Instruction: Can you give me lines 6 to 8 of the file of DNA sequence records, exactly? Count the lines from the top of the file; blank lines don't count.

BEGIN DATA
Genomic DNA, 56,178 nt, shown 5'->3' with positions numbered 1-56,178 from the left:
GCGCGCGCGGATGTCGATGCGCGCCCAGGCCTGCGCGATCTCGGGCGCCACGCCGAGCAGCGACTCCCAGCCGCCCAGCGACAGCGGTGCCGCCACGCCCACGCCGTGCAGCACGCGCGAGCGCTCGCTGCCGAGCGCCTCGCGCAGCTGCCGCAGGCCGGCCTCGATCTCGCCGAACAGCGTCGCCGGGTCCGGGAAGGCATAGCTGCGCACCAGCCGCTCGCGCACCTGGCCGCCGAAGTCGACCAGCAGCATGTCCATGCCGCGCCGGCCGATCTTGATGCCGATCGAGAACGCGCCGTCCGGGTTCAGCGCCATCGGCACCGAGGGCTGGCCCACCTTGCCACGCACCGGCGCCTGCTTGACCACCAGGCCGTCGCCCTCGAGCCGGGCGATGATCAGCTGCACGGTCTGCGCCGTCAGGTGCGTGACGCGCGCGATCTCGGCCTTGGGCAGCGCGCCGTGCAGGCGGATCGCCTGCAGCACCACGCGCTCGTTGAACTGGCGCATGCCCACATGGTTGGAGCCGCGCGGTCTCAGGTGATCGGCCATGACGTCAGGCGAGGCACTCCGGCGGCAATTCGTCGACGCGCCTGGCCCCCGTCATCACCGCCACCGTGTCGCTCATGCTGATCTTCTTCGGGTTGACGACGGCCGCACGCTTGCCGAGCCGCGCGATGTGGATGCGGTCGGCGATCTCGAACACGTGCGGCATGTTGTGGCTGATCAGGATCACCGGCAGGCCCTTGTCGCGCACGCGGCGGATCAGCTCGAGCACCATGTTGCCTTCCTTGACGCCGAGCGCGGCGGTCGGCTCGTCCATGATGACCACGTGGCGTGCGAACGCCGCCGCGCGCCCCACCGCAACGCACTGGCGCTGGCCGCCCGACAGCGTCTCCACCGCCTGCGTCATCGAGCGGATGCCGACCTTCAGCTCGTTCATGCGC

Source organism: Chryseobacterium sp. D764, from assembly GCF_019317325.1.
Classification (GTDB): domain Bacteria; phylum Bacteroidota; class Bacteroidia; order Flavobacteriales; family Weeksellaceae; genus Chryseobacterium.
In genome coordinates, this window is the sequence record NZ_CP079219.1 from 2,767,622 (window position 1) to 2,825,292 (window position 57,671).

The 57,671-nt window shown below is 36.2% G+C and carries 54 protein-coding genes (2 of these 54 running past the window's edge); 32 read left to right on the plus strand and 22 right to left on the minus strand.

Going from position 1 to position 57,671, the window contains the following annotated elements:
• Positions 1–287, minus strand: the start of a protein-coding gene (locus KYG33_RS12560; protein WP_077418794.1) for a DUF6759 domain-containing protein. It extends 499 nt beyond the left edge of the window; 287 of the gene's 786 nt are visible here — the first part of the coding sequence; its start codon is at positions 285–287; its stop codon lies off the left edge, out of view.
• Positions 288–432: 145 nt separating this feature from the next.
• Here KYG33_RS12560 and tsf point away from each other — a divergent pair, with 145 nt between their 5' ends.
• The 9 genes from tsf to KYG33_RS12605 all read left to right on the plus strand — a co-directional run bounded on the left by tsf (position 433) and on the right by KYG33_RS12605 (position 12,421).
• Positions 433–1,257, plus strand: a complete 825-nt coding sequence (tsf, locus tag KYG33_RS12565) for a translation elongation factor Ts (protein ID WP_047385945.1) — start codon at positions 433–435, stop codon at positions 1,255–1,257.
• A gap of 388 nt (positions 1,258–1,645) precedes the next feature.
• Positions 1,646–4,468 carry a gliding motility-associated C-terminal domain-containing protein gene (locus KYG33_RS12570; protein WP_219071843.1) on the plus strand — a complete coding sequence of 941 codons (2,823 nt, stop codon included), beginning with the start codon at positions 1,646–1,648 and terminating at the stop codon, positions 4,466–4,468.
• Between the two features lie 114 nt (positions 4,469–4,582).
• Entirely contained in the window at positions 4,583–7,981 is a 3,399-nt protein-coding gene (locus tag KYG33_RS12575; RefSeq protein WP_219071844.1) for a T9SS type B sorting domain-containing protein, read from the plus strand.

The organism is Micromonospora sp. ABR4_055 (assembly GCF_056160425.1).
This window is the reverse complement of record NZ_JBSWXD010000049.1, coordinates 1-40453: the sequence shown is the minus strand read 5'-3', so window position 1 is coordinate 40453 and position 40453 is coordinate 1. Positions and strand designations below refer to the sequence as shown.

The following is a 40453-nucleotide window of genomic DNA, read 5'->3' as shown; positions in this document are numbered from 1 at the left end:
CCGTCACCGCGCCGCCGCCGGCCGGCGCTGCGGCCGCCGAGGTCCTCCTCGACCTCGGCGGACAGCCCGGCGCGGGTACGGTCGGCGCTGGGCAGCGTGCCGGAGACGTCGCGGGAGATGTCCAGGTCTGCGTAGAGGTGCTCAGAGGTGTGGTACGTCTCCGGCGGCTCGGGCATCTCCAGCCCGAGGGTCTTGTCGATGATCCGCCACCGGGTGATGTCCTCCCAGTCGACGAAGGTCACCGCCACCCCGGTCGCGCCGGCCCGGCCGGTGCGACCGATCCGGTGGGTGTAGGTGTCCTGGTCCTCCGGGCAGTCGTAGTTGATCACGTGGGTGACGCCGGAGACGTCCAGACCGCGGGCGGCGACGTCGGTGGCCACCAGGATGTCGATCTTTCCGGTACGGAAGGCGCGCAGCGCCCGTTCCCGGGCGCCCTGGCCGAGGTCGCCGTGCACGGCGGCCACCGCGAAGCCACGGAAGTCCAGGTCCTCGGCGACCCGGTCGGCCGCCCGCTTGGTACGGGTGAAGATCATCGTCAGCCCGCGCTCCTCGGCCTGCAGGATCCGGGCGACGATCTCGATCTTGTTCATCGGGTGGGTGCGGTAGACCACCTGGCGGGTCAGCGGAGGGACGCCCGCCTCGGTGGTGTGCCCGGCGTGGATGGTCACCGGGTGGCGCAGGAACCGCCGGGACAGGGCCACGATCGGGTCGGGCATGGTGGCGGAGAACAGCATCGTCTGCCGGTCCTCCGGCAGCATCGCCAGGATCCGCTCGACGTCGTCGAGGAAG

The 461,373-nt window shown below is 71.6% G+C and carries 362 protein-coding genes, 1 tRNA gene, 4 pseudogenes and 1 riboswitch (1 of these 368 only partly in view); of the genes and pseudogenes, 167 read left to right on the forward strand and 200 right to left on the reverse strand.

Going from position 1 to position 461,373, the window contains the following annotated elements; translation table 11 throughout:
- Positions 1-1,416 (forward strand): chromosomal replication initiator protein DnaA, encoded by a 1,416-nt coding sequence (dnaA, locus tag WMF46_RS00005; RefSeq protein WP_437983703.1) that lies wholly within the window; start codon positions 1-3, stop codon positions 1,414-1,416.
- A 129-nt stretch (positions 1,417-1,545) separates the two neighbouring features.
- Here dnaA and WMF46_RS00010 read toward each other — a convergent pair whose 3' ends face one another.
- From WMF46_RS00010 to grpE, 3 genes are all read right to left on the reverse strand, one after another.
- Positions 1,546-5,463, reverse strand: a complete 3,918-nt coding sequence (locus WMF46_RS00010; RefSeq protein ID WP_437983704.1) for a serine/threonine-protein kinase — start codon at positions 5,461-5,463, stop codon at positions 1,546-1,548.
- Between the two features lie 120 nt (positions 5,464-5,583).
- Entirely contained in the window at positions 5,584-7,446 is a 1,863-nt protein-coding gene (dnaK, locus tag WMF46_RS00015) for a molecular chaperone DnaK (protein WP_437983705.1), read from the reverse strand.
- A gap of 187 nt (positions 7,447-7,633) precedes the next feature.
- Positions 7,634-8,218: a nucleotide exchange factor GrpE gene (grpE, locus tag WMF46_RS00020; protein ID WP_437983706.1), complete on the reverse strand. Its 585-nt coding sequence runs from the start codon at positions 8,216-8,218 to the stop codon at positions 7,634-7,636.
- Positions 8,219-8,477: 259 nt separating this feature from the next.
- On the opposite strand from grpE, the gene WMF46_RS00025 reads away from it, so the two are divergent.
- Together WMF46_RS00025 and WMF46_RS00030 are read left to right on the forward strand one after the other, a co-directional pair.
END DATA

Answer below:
The 57,671-nt window shown below is 36.2% G+C and carries 54 protein-coding genes (2 of these 54 running past the window's edge); 32 read left to right on the plus strand and 22 right to left on the minus strand.

Going from position 1 to position 57,671, the window contains the following annotated elements:
• Positions 1–287, minus strand: the start of a protein-coding gene (locus KYG33_RS12560; protein WP_077418794.1) for a DUF6759 domain-containing protein. It extends 499 nt beyond the left edge of the window; 287 of the gene's 786 nt are visible here — the first part of the coding sequence; its start codon is at positions 285–287; its stop codon lies off the left edge, out of view.